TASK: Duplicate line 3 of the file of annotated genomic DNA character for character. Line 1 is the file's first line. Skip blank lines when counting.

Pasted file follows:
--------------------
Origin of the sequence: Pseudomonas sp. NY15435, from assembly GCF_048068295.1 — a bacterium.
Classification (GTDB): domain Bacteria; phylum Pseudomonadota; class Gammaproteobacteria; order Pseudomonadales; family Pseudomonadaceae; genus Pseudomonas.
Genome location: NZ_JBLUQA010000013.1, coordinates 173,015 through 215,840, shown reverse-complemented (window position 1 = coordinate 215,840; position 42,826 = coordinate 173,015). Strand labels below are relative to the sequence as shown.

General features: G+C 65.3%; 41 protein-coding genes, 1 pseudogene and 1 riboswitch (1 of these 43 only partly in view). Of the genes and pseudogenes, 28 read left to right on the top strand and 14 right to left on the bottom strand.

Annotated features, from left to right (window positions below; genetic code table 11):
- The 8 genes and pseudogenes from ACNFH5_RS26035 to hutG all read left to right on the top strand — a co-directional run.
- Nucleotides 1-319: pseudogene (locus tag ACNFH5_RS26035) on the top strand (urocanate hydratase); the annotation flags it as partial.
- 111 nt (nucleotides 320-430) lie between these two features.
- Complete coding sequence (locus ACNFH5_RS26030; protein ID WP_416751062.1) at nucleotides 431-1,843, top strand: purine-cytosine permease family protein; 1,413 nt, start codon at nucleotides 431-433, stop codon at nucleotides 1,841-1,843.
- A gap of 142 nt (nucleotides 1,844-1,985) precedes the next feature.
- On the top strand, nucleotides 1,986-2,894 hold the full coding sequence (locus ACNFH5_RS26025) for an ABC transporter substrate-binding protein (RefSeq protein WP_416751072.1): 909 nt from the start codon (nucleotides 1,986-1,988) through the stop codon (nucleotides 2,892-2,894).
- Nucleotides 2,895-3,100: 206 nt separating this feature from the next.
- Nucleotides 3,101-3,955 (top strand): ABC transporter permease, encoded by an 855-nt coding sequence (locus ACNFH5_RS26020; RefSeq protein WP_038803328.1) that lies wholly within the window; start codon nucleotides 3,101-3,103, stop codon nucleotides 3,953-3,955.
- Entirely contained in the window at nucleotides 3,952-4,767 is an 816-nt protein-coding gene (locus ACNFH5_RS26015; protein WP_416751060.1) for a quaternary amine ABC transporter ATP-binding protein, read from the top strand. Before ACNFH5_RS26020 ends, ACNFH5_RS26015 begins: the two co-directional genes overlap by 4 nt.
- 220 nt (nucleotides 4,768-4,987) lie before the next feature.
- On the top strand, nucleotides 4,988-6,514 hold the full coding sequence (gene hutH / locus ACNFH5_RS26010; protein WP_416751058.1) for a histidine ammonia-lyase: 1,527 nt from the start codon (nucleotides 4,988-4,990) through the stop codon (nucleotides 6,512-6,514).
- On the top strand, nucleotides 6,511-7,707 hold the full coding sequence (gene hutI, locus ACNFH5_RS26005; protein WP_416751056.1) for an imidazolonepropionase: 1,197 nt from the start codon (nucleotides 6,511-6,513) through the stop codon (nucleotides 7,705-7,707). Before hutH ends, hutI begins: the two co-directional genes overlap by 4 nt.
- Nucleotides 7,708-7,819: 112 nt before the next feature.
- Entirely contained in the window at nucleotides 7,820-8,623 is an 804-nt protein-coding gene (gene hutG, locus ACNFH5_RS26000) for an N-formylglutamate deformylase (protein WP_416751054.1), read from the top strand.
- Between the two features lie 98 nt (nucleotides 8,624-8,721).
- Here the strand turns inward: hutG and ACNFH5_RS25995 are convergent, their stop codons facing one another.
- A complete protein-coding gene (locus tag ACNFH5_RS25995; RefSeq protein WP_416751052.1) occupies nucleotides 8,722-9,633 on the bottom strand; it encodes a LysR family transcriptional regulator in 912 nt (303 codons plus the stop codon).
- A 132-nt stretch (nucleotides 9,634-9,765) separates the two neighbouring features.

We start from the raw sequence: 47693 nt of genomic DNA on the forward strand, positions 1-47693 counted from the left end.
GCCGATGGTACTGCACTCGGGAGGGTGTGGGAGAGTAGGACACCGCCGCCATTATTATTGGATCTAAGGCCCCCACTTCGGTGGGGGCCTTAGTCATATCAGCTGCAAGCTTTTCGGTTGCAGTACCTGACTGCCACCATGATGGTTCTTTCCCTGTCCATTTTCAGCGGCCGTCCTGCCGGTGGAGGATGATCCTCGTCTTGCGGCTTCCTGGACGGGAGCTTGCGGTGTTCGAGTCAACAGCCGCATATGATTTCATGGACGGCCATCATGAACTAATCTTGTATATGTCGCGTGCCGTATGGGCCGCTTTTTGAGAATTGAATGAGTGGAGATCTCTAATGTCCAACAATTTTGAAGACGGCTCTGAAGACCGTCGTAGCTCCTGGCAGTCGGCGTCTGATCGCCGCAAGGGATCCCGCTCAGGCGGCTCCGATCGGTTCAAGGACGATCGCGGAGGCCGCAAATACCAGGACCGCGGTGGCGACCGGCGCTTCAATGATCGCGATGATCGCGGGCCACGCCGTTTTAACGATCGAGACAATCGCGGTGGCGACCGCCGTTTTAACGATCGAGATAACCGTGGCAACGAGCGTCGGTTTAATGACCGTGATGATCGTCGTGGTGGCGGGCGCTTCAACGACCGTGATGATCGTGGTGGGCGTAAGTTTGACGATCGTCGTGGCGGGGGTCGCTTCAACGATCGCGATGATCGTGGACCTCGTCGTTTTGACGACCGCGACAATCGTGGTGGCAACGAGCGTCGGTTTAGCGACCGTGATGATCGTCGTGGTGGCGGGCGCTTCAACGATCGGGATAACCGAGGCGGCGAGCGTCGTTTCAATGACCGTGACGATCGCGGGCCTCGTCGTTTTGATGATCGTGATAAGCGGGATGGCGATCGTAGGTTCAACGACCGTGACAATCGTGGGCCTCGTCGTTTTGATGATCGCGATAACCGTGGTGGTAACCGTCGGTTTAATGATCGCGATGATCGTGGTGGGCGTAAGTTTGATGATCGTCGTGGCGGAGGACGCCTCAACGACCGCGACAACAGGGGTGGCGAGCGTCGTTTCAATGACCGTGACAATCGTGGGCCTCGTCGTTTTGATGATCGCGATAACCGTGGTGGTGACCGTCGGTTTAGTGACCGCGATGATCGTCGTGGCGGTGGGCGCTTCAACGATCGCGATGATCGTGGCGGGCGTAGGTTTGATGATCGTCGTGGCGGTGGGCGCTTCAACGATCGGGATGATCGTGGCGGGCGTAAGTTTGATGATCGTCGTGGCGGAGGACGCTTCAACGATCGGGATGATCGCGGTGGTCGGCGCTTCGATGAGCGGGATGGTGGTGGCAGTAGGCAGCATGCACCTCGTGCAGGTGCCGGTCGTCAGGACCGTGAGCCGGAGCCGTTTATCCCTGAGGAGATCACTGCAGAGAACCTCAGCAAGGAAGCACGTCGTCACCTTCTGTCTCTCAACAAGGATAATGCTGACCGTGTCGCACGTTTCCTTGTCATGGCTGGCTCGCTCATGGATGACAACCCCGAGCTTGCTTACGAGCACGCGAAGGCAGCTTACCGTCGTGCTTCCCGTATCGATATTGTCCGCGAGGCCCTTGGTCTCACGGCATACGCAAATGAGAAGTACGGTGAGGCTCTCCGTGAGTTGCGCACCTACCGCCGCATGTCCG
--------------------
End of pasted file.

Genome location: NZ_JBLUQA010000013.1, coordinates 173,015 through 215,840, shown reverse-complemented (window position 1 = coordinate 215,840; position 42,826 = coordinate 173,015). Strand labels below are relative to the sequence as shown.